Inevitably, the birth of the NSCN-U has added to the instability parameters within Nagaland. Cadres of the new outfit, mostly drawn from the IM faction, retained the legacy of violence of their parent group. With its proximity to NSCN-K, the NSCN-U also faced no dearth of small arms and ammunition. A glimpse of the array of weapons in the possession of the NSCN-U was provided by a March 11 recovery of an AK-47 rifle with magazine, one .22 rifle, one double barrel 12 Bore gun, one 7.65mm pistol of Italian make with three magazines, one.38 revolver and two Chinese grenades, from six arrested NSCN-U militants in Dimapur.
There is little doubt that the NSCN-U is being supported by the NSCN-K, which has apparently found a way out of its direct confrontations with the IM faction (the two principal factions have clashed only six times this year, thrice in the neighbouring state of Manipur and thrice in Nagaland) and is still being able to inflict losses on its bete noire. Both the NSCN-K and NSCN-U cadres have reportedly operated in tandem and a substantial amount of arms and ammunition has been transferred from the Khaplang camp to the NSCN-U cadres. Realising this, on May 10, the Cease-Fire Supervisory Board (CFSB) had asked the NSCN-K to shift its camp at Vihokhu in the Dimapur district to avoid clashes with the NSCN-IM, since the camp was not a ‘Designated Camp’.
While clashes between the NSCN-IM and the NSCN-K, in previous years, were reported mostly from the districts of Kohima, Mon, Phek, Zunheboto, Mokokchung and Wokha, Dimapur has emerged almost as the sole location (with the exception of just one incident in Wokha) of the fighting between the IM and U factions. Since its inception, Unification cadres have been based primarily in and around Dimapur and have not ventured into the NSCN-IM strongholds in other districts. Dimapur, however, hosts NSCN-IM’s command headquarters at Camp Hebron and, consequently, accounts for a large concentration of its total of 3,000 cadres.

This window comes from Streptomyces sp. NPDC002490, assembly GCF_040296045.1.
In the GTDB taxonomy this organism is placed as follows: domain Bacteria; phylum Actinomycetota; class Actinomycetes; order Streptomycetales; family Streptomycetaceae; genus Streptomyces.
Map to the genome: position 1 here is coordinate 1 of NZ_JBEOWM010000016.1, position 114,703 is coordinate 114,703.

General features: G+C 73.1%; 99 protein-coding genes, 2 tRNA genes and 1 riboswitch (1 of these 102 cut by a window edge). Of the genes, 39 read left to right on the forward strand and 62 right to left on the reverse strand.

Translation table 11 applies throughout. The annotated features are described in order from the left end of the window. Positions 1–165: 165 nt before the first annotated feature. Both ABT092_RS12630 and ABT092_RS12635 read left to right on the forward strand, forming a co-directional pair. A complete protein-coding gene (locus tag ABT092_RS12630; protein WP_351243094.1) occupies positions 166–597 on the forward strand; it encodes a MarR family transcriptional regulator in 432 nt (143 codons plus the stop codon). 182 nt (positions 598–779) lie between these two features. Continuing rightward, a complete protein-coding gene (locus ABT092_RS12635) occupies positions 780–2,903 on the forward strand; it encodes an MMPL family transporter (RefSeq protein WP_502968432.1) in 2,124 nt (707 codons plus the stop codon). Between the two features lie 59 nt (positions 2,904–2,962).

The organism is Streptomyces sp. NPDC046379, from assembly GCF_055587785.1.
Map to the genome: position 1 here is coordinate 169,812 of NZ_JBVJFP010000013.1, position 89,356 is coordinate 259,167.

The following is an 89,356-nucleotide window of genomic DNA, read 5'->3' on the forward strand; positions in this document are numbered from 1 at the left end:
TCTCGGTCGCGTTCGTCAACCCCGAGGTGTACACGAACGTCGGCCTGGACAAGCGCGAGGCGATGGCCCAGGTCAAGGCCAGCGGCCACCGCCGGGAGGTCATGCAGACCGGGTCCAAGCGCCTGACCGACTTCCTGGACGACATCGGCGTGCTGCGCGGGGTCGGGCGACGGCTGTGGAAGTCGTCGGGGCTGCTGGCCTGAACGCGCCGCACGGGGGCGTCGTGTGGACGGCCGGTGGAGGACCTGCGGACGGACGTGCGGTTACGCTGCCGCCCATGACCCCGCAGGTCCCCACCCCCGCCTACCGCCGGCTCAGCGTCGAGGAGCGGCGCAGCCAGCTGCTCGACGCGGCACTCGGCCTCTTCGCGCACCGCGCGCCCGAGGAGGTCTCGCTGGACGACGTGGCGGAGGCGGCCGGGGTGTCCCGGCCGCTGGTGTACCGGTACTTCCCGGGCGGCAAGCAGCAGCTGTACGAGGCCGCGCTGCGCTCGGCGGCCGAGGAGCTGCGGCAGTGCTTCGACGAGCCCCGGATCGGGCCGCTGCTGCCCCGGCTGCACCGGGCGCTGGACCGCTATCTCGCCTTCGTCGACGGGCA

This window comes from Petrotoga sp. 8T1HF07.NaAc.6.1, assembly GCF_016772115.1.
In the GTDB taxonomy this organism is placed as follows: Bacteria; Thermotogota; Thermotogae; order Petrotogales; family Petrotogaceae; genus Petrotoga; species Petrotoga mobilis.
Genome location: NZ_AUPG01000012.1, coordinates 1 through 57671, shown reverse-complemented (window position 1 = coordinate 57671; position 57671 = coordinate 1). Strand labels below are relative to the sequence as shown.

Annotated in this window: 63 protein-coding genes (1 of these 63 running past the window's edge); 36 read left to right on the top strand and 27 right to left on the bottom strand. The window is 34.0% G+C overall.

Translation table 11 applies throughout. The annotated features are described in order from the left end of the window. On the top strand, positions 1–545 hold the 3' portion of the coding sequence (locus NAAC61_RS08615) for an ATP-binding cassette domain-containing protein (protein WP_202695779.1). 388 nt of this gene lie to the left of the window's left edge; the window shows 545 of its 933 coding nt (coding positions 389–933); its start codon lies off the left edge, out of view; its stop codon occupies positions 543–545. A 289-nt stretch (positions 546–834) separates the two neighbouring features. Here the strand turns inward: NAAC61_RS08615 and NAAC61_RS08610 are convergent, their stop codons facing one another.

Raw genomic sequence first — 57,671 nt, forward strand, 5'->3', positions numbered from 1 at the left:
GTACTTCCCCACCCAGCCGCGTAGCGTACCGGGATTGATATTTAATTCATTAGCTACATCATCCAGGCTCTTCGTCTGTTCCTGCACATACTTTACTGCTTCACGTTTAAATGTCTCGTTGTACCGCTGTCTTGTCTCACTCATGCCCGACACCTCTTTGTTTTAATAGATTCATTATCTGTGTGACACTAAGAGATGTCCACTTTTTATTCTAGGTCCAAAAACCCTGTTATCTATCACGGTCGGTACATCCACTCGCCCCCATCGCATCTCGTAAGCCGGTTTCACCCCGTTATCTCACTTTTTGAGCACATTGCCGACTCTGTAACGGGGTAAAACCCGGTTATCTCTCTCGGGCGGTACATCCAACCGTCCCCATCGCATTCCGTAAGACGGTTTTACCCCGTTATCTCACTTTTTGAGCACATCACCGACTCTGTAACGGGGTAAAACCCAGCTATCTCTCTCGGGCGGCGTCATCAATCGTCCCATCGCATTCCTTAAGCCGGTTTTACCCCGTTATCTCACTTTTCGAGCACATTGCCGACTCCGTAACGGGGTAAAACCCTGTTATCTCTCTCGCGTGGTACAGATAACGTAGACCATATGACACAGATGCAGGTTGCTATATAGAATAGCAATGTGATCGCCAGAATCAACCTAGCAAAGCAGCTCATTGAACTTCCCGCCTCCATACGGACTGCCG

Prior to the June 4 incident (and excluding the May 16 clash), the clashes between the U and IM factions in 2008 have included the following.
May 12: A clash between militants of the NSCN-IM and the NSCN-U was reported from ‘Tinali Teak Bagan’ between Xelhozhe and Seithekiema ‘A’ in the Dimapur district. No casualty was reported.
May 5: In separate incidents, two civilians, including a college student, and a NSCN-IM militant were shot dead by suspected NSCN-U militants in Dimapur.
May 4: Two NSCN-U cadres were killed during a clash at Merapani in the Wokha district. (This was the sole incident of a clash between the two factions outside Dimapur). On the same day, NSCN-IM ‘lieutenant’ A. Pouken Zeliang, was shot dead by suspected NSCN-U militants in the Burma Camp area in Dimapur.
May 1: Two civilians and an NSCN-U cadre were killed during a clash at Old Showuba village under Niuland sub-division in the Dimapur district.
April 30: One ‘Deputy Kilonser’ (minister), Nemalie Metha, and a ‘joint secretary’, Kahoi Chaplee, of the NSCN-IM were abducted by the rival NSCN-U from Dimapur. On the same day, an NSCN-IM ‘commanding officer’ in the Tamenglong district of Manipur, identified as L.Y. Shanga alias Yurthing, was killed when an explosive ‘accidentally’ went off at Camp Hebron in Dimapur. The NSCN-U, however, alleged that Shanga was ‘executed’ at Camp Hebron on the suspicion of his attempt to defect to the NSCN-U.
April 22: Two NSCN-U militants, ‘Captain’ Atovi and ‘Sergeant Major’ Pukheto, and two NSCN-IM militants, ‘privates’ Thachan Tangkhul and Y. Tangkhul, were killed during a clash between the two groups at Tenyiphe-I near St. Joseph’s School along the road towards Khopanalla in Dimapur. Two unexploded grenades were recovered by police personnel from the incident site. On the same day, a clash between militants of the NSCN-U and NSCN-IM was reported at Singrijan in the Dimapur district along the Assam-Nagaland border. No casualty was reported.